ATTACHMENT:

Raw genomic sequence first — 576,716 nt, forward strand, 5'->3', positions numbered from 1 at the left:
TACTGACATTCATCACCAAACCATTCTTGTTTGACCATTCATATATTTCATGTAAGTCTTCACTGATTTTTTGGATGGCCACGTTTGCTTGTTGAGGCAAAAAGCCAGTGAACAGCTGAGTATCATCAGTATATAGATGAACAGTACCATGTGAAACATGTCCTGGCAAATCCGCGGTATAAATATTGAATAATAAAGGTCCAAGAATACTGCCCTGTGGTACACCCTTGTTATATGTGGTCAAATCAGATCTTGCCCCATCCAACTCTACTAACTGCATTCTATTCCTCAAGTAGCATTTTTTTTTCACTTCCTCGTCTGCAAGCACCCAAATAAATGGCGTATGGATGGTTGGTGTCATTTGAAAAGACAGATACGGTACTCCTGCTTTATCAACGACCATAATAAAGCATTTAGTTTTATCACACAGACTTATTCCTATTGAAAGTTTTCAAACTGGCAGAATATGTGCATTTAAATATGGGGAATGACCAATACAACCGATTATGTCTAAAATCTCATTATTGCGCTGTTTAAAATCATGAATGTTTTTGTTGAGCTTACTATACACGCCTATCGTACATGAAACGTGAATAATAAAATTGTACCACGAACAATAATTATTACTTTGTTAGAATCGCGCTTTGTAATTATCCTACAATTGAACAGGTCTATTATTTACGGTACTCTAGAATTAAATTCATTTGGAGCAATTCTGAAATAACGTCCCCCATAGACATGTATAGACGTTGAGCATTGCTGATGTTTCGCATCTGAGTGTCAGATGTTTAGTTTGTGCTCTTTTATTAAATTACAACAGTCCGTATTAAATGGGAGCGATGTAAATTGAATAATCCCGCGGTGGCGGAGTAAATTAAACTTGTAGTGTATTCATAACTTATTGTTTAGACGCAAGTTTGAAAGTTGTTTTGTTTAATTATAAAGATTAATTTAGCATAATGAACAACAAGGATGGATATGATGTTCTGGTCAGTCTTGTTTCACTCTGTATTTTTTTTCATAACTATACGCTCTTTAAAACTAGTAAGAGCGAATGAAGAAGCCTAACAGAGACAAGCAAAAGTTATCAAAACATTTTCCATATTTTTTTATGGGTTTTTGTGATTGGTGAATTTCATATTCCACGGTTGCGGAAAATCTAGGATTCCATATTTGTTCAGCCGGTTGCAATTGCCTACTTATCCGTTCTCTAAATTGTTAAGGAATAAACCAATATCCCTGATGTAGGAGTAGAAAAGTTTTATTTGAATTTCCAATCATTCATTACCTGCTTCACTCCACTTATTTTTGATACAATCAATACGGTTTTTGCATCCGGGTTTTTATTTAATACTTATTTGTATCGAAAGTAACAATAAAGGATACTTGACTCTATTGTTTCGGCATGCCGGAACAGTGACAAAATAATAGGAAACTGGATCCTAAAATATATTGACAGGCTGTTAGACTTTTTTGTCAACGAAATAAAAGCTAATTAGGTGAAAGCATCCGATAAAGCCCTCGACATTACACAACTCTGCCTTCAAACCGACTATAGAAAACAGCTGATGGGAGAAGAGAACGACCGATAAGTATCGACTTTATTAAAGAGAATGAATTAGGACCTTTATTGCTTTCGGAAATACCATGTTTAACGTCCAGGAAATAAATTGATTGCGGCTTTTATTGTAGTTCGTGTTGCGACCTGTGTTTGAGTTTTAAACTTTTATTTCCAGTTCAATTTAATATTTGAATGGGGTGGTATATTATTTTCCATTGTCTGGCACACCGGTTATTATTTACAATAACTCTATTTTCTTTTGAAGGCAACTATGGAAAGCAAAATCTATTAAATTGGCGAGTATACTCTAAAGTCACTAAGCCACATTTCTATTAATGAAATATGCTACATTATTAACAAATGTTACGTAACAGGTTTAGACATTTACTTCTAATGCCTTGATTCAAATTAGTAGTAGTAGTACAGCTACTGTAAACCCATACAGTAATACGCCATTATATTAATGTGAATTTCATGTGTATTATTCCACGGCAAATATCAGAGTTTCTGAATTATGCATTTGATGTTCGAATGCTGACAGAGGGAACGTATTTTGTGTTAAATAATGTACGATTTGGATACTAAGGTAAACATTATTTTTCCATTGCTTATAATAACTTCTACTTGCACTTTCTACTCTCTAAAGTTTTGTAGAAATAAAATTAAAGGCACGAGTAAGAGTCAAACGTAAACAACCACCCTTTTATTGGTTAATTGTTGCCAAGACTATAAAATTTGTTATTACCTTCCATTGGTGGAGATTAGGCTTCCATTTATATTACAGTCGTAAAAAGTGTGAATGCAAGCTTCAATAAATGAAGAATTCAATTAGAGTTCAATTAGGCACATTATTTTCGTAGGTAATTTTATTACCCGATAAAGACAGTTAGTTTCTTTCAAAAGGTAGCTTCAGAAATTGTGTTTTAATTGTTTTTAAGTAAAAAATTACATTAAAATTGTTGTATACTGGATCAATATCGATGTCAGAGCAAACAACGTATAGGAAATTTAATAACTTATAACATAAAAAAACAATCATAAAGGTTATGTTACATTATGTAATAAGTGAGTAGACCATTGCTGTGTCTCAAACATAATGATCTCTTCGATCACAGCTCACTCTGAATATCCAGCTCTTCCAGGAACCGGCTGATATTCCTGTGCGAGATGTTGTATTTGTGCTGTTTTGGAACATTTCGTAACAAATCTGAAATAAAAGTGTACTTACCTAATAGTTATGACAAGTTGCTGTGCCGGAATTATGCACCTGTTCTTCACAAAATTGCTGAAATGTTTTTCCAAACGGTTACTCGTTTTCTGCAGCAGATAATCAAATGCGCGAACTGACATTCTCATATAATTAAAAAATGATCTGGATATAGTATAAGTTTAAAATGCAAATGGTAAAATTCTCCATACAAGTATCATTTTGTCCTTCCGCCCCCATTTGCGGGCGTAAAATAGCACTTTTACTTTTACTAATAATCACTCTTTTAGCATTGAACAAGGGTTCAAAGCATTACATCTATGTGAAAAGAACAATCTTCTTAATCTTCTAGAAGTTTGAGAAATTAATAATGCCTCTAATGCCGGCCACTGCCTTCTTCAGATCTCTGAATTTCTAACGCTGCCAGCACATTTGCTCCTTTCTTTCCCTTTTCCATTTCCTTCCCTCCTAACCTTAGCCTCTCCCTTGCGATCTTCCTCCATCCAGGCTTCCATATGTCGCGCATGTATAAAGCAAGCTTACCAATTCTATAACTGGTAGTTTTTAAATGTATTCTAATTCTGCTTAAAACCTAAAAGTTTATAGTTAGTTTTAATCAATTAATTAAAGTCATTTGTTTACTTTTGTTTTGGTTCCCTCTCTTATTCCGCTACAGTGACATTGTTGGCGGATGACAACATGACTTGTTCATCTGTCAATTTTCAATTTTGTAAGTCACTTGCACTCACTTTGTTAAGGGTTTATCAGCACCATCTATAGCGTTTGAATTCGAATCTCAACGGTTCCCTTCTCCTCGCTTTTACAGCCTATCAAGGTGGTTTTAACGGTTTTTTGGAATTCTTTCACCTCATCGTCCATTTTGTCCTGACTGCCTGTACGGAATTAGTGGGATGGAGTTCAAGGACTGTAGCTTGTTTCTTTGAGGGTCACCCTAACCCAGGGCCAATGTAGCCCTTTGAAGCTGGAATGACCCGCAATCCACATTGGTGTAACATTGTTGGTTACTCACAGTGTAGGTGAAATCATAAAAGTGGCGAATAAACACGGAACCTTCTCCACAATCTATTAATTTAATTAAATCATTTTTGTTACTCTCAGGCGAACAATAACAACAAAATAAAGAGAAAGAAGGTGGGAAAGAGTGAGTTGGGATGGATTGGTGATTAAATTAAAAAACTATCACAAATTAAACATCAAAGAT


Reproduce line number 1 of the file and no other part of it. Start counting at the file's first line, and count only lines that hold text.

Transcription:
Raw genomic sequence first — 576,716 nt, forward strand, 5'->3', positions numbered from 1 at the left: